Toyota Motor Corp. Chairman Hiroshi Okuda said Monday that Japan’s top automaker plans to sell 8.5 million vehicles worldwide in 2006 and to double its overseas production in the 2010s.

The sales target, including sales by subsidiaries Hino Motors Ltd. and Daihatsu Motor Co., would represent a jump of more than 1 million units from the 7.22 million forecast for this fiscal year. The company produced 2.59 million cars at its overseas plants in 2003.

“We will establish production structure that is able to respond to expanding markets in a timely manner,” he told reporters and analysts in Tokyo. “We need to expand our production bases in North America, China and Russia.”

He said the automaker will boost annual production capacity in China from 135,000 units now to 335,000 by mid-2006.

Meanwhile, just as the company hopes to be fully accepted as a “U.S. citizen” given its growing presence in the most important market, Okuda said it will stick to some traditional Japanese business practices.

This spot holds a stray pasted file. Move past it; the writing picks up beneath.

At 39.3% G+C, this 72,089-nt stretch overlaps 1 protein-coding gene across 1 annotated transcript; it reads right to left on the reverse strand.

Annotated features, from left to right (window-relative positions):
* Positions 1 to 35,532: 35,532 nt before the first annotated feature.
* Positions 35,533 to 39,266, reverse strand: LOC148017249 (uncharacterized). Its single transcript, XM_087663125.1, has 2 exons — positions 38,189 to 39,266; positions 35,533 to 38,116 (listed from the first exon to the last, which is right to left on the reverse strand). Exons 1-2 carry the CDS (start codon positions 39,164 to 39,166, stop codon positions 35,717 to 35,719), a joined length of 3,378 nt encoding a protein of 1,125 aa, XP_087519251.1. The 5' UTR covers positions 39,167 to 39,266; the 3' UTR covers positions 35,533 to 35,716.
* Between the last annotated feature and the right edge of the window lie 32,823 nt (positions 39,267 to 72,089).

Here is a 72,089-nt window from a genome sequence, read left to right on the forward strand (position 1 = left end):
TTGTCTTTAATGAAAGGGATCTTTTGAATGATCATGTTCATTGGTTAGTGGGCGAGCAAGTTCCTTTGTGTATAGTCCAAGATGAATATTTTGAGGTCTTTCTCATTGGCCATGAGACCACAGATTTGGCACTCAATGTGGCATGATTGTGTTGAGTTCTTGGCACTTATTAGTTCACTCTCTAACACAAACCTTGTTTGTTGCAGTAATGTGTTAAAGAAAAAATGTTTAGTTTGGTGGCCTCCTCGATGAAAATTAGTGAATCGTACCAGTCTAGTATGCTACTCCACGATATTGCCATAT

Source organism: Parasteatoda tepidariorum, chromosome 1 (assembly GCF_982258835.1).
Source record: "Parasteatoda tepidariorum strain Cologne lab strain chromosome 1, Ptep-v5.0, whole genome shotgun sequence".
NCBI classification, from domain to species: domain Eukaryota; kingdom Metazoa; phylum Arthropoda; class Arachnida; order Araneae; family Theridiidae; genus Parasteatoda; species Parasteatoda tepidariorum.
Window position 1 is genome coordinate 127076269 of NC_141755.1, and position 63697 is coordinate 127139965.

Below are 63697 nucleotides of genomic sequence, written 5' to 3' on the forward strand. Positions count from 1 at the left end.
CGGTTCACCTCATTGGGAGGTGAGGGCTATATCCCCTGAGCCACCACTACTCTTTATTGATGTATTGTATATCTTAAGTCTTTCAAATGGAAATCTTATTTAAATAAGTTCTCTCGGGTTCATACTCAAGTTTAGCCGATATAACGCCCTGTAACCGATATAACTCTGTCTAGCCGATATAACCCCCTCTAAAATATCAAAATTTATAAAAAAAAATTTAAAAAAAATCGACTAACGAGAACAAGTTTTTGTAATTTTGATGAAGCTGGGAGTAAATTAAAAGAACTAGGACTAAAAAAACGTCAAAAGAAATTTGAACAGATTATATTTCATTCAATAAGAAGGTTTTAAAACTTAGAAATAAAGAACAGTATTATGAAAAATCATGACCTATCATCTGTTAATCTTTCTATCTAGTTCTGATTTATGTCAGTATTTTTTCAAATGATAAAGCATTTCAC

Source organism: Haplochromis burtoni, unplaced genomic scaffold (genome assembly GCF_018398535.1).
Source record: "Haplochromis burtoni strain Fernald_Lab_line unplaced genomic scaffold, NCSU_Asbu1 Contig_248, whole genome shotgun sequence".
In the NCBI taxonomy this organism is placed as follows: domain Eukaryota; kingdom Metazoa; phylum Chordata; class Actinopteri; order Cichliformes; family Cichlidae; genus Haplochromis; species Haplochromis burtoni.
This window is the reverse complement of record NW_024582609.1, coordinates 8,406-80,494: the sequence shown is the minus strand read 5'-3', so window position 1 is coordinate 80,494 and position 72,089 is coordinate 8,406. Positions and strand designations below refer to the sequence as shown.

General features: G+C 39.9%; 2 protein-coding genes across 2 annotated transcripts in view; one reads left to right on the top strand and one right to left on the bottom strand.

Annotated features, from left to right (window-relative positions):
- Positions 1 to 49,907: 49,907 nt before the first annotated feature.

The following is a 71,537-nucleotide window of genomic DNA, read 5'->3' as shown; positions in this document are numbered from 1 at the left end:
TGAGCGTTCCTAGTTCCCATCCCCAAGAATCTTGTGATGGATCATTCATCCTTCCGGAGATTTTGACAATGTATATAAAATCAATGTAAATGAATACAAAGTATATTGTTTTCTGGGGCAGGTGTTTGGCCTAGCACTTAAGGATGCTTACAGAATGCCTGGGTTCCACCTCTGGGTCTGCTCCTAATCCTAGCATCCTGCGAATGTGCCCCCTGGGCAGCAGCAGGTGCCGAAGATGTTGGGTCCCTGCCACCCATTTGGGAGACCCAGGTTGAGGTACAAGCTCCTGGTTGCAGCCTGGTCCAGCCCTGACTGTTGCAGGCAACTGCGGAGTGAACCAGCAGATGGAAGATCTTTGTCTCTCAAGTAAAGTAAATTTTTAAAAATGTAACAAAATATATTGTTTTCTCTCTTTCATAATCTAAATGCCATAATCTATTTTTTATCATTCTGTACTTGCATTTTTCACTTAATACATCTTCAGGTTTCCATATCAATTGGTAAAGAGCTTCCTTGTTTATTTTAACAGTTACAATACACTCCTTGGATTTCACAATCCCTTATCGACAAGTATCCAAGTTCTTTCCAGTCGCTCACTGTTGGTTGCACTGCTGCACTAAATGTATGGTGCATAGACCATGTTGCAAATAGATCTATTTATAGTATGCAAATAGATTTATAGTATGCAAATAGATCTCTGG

He said Toyota will keep tight grip on the “keiretsu” system to maintain control over its component suppliers.

Keiretsu, a group of companies often knit together by cross-shareholdings, was once criticized overseas as anticompetitive.

Okuda expressed concern that automakers are facing greater risks of losing their controlling position over suppliers of high-tech electronic components, because such parts are increasingly vital in automobiles.

“We have to hold (these makers within the keiretsu) tightly,” he said. “It determines life or death for our company.”

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